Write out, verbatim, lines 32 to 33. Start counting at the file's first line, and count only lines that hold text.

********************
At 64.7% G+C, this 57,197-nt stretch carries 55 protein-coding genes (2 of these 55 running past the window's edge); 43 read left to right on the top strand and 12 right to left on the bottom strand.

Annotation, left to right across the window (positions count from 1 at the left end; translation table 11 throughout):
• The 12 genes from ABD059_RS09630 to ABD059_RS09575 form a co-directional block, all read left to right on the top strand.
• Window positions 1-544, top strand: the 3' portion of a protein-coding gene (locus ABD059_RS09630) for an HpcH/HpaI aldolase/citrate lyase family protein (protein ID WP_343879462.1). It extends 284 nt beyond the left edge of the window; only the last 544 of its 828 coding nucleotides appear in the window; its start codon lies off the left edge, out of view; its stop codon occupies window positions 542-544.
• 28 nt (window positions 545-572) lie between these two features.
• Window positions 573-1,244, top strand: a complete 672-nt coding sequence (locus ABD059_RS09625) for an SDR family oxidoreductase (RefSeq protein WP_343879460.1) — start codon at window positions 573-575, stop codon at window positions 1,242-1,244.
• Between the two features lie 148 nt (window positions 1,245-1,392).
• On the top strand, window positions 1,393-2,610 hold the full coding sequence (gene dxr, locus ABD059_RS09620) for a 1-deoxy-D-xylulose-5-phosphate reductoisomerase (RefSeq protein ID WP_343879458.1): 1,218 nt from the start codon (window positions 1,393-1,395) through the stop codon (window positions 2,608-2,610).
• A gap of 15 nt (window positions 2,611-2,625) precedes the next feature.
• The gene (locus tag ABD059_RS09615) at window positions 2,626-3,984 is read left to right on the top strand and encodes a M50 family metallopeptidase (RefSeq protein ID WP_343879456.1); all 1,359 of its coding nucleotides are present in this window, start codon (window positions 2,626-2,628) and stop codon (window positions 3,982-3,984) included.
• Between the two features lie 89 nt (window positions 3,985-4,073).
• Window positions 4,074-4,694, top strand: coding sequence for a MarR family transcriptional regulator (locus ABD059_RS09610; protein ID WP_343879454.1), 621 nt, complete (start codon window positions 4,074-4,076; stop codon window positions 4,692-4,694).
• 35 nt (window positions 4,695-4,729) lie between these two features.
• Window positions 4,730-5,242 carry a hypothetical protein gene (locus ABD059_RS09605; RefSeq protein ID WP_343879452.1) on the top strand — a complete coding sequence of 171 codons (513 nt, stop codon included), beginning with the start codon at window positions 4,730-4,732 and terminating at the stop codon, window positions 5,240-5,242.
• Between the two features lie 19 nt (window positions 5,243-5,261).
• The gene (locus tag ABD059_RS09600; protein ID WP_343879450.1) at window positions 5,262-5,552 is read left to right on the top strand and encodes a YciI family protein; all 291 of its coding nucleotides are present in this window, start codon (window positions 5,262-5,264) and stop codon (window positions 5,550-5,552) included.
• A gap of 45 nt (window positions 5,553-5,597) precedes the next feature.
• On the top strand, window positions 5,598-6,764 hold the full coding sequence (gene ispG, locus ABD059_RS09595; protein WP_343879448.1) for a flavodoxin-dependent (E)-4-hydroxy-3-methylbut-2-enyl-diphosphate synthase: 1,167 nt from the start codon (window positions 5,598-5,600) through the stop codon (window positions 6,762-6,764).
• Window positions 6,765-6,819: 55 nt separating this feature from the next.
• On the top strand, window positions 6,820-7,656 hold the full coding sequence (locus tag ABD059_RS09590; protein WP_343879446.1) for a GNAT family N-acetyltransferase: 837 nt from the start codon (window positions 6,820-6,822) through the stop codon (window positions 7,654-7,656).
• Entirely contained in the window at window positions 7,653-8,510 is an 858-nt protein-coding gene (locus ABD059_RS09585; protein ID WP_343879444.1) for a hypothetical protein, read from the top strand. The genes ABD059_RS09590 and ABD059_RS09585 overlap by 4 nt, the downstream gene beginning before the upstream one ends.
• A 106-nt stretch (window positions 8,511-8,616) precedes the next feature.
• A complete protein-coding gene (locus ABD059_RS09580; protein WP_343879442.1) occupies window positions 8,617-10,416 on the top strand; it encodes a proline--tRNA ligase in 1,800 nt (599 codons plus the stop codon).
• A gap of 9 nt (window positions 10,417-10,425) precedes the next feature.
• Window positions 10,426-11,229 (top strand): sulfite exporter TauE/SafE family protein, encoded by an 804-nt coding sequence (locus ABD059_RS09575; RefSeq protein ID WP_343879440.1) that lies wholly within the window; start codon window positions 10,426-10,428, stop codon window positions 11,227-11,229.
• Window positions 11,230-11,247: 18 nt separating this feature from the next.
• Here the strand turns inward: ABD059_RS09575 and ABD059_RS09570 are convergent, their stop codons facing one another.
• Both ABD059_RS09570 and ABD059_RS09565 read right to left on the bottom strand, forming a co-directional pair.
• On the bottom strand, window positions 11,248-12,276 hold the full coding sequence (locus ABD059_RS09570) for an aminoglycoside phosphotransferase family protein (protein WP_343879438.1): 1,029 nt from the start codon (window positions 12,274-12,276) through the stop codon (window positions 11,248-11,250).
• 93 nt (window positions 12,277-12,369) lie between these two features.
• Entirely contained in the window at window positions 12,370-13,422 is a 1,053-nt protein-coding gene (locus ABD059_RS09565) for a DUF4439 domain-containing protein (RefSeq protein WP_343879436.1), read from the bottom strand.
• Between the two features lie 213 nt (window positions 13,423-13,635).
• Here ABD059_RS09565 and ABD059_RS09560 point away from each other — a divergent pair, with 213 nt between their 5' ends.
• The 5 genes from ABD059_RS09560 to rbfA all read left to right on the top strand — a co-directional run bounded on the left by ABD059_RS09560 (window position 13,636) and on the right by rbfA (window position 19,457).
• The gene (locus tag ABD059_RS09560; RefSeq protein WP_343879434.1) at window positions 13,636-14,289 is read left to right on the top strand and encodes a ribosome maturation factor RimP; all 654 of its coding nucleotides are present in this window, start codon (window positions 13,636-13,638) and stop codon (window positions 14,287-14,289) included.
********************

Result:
• Between the two features lie 213 nt (window positions 13,423-13,635).
• Here ABD059_RS09565 and ABD059_RS09560 point away from each other — a divergent pair, with 213 nt between their 5' ends.